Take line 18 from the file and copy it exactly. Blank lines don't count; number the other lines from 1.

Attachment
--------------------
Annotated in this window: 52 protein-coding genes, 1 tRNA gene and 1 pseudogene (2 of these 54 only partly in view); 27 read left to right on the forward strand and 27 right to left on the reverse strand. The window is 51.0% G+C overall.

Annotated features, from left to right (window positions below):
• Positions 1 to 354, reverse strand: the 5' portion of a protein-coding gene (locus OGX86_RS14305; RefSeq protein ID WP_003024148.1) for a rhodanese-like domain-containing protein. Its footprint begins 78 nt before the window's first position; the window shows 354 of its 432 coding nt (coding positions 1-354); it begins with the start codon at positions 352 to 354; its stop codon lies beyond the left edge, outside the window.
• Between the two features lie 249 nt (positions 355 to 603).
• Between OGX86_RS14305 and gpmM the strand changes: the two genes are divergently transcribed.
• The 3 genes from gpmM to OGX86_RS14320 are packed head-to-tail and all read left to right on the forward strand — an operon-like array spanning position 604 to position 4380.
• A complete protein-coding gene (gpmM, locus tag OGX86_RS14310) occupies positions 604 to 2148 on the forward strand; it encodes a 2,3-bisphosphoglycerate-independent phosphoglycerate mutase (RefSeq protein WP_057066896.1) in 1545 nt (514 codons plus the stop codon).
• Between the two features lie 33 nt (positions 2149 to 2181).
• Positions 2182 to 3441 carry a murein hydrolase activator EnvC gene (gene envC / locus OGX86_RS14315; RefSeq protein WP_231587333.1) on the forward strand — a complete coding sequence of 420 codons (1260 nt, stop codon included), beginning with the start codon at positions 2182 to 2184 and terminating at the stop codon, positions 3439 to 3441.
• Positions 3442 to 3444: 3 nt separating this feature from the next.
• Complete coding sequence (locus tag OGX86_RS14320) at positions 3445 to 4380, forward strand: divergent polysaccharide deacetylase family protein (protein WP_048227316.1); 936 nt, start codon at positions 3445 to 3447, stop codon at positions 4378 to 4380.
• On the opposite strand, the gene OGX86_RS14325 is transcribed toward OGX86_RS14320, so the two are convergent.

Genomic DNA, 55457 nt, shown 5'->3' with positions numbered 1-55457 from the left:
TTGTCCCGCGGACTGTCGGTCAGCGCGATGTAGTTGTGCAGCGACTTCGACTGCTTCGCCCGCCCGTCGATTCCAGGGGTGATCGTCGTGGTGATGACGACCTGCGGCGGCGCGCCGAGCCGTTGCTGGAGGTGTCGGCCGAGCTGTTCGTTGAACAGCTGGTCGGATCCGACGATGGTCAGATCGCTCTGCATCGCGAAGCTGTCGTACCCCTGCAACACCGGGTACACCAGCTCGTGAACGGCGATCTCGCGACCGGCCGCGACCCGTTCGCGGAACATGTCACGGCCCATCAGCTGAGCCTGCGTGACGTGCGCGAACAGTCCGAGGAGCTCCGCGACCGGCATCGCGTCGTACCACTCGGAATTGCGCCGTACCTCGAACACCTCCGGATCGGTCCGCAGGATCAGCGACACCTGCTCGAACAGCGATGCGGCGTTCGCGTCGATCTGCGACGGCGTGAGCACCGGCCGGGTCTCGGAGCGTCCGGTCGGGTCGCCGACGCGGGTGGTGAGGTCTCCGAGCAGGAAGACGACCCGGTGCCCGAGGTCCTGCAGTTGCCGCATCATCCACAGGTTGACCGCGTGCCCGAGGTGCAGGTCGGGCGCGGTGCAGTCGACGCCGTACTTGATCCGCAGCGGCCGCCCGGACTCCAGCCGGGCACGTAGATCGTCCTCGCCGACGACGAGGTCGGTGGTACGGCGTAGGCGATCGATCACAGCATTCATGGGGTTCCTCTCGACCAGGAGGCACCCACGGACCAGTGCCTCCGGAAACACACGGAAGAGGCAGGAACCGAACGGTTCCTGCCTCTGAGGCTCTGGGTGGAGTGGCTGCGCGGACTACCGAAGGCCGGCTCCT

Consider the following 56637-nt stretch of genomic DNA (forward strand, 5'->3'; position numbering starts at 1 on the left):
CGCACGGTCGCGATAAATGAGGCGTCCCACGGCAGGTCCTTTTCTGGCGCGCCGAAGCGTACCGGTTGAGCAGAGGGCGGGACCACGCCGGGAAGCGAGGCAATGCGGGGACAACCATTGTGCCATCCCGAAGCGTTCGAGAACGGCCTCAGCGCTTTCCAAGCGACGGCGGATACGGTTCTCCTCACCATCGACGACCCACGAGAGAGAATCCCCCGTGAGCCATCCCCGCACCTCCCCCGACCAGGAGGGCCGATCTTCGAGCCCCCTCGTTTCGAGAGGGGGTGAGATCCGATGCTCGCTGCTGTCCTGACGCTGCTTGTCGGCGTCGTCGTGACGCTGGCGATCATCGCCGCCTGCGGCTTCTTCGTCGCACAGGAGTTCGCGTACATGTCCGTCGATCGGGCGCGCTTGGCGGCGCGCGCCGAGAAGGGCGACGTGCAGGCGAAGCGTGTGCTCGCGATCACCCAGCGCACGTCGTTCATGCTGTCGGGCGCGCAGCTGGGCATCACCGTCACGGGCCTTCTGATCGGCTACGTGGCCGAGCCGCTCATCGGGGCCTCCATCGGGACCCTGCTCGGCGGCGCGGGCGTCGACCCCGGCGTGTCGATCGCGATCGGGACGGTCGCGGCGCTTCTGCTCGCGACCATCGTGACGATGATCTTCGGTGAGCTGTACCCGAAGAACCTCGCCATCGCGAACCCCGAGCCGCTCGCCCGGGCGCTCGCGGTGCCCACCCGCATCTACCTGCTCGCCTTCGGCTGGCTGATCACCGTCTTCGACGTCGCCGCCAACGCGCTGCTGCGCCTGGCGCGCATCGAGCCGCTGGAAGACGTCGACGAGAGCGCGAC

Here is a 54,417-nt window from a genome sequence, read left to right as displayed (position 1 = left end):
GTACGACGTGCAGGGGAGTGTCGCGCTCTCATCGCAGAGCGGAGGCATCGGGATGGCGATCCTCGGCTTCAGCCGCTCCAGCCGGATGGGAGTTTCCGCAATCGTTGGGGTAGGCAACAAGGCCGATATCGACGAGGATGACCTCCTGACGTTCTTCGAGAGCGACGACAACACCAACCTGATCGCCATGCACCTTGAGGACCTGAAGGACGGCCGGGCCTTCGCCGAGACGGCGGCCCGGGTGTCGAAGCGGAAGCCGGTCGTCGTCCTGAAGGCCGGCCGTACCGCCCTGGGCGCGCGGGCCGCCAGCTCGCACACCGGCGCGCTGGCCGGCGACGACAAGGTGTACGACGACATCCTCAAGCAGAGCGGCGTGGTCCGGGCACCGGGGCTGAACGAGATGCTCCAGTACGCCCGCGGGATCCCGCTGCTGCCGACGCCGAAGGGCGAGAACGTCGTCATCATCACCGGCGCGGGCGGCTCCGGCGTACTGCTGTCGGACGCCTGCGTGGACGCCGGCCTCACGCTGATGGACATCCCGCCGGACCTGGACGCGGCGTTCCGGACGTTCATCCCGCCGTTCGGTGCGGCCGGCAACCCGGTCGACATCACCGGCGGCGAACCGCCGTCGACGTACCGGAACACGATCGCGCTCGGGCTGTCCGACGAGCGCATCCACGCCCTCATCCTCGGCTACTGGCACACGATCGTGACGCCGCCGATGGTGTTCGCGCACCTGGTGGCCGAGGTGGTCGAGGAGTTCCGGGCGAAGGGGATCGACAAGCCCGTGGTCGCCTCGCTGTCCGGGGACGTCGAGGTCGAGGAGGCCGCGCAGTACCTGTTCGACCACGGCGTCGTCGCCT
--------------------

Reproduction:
GTACGACGTGCAGGGGAGTGTCGCGCTCTCATCGCAGAGCGGAGGCATCGGGATGGCGATCCTCGGCTTCAGCCGCTCCAGCCGGATGGGAGTTTCCGCAATCGTTGGGGTAGGCAACAAGGCCGATATCGACGAGGATGACCTCCTGACGTTCTTCGAGAGCGACGACAACACCAACCTGATCGCCATGCACCTTGAGGACCTGAAGGACGGCCGGGCCTTCGCCGAGACGGCGGCCCGGGTGTCGAAGCGGAAGCCGGTCGTCGTCCTGAAGGCCGGCCGTACCGCCCTGGGCGCGCGGGCCGCCAGCTCGCACACCGGCGCGCTGGCCGGCGACGACAAGGTGTACGACGACATCCTCAAGCAGAGCGGCGTGGTCCGGGCACCGGGGCTGAACGAGATGCTCCAGTACGCCCGCGGGATCCCGCTGCTGCCGACGCCGAAGGGCGAGAACGTCGTCATCATCACCGGCGCGGGCGGCTCCGGCGTACTGCTGTCGGACGCCTGCGTGGACGCCGGCCTCACGCTGATGGACATCCCGCCGGACCTGGACGCGGCGTTCCGGACGTTCATCCCGCCGTTCGGTGCGGCCGGCAACCCGGTCGACATCACCGGCGGCGAACCGCCGTCGACGTACCGGAACACGATCGCGCTCGGGCTGTCCGACGAGCGCATCCACGCCCTCATCCTCGGCTACTGGCACACGATCGTGACGCCGCCGATGGTGTTCGCGCACCTGGTGGCCGAGGTGGTCGAGGAGTTCCGGGCGAAGGGGATCGACAAGCCCGTGGTCGCCTCGCTGTCCGGGGACGTCGAGGTCGAGGAGGCCGCGCAGTACCTGTTCGACCACGGCGTCGTCGCCT